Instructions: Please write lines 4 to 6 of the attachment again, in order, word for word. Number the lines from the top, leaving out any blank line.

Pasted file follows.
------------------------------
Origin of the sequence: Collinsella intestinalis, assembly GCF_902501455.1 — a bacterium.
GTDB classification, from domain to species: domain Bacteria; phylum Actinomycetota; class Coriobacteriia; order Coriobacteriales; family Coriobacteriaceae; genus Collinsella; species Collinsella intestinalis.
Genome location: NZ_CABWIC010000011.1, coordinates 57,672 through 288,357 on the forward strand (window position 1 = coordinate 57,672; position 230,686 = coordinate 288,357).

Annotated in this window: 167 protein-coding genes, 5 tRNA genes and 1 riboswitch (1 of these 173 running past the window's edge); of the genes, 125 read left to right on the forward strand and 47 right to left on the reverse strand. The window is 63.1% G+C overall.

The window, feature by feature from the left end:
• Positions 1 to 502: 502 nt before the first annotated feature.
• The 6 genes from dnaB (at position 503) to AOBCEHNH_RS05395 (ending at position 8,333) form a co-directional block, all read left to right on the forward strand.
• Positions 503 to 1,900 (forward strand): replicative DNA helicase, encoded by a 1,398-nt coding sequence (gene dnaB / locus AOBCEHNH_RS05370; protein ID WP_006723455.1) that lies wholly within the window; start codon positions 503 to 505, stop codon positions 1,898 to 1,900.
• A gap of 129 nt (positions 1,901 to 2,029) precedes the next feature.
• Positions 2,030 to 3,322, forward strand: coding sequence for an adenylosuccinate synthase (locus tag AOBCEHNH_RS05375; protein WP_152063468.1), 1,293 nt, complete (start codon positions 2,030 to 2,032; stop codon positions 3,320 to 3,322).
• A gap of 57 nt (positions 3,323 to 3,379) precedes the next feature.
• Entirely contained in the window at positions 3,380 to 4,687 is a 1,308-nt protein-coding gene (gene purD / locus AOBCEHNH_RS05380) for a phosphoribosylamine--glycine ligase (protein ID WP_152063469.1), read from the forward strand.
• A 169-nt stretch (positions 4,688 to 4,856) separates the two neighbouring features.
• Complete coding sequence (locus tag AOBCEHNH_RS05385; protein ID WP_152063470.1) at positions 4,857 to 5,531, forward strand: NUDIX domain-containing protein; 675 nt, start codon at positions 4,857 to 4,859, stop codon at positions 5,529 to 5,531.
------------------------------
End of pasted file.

Annotated in this window: 167 protein-coding genes, 5 tRNA genes and 1 riboswitch (1 of these 173 running past the window's edge); of the genes, 125 read left to right on the forward strand and 47 right to left on the reverse strand. The window is 63.1% G+C overall.

The window, feature by feature from the left end:
• Positions 1 to 502: 502 nt before the first annotated feature.